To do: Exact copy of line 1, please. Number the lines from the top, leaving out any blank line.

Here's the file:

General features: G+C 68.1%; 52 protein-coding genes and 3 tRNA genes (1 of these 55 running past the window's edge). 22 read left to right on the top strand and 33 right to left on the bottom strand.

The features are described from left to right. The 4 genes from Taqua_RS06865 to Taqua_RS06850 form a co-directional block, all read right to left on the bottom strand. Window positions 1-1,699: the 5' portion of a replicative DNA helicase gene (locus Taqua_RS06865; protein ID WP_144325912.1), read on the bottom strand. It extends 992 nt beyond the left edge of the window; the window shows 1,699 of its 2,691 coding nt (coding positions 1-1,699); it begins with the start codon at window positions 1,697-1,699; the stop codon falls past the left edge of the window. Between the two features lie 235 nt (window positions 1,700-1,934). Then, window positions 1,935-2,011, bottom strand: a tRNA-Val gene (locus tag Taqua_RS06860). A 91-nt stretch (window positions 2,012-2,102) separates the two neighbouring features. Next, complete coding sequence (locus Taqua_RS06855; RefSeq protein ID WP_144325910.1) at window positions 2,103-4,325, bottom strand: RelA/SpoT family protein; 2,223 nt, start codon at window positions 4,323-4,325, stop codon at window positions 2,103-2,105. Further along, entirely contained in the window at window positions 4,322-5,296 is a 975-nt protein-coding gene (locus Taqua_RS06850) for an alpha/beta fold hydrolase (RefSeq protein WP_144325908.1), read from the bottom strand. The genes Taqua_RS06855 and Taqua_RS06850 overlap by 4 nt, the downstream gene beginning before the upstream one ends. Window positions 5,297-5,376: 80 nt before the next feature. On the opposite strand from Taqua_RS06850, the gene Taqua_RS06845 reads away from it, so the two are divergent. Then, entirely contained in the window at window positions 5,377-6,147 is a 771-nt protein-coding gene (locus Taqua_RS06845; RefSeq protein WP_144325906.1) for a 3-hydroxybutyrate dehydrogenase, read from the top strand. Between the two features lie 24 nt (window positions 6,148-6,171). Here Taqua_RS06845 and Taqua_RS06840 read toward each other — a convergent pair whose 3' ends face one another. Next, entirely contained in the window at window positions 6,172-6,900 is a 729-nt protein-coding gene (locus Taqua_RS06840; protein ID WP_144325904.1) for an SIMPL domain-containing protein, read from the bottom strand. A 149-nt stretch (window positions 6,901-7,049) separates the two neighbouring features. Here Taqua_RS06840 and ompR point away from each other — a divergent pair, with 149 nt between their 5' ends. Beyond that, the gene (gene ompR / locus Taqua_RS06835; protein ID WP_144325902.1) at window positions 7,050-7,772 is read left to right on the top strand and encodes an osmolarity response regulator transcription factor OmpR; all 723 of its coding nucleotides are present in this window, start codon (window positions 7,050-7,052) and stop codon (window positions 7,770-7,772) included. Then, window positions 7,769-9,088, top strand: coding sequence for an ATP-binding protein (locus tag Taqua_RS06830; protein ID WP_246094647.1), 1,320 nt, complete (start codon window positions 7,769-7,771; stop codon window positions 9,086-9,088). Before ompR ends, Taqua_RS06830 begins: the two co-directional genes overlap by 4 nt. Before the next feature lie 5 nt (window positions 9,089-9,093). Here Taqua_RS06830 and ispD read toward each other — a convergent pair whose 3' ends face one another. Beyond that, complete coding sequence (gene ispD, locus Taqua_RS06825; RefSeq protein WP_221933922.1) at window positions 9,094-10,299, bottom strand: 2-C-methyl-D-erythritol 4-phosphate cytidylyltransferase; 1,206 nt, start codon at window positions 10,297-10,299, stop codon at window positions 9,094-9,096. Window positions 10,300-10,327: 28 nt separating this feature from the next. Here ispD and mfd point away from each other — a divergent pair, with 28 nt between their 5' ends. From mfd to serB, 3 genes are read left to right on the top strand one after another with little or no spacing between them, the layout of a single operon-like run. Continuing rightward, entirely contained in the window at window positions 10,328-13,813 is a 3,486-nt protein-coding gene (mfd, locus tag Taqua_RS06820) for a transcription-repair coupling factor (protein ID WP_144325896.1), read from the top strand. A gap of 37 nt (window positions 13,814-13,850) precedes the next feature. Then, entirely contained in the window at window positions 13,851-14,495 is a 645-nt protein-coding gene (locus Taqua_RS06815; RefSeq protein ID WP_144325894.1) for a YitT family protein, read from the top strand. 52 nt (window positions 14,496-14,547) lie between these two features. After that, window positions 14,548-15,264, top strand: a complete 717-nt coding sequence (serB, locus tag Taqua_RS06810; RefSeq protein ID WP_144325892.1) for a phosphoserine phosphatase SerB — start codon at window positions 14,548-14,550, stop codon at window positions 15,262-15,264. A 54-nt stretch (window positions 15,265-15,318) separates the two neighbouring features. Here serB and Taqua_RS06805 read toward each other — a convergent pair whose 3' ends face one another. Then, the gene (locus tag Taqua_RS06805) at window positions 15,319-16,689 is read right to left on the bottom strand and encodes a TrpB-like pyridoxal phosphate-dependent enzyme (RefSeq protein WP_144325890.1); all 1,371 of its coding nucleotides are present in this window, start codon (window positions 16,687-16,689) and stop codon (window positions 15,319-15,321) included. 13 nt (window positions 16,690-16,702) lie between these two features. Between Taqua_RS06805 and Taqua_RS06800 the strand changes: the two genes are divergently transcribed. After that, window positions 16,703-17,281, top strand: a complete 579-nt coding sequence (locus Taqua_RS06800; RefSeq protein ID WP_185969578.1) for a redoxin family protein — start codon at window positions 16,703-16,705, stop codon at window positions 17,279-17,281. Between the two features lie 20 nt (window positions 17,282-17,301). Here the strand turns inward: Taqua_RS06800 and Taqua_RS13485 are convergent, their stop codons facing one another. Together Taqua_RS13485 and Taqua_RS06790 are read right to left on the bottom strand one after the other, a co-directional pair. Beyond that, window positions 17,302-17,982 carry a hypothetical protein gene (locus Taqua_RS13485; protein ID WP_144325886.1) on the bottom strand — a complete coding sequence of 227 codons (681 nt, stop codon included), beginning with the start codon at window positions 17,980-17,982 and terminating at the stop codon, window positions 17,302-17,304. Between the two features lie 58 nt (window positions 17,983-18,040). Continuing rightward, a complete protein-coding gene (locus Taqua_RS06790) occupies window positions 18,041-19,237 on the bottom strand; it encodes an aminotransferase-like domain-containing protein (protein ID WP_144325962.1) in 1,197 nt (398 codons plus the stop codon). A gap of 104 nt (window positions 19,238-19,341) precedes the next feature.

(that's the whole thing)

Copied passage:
General features: G+C 68.1%; 52 protein-coding genes and 3 tRNA genes (1 of these 55 running past the window's edge). 22 read left to right on the top strand and 33 right to left on the bottom strand.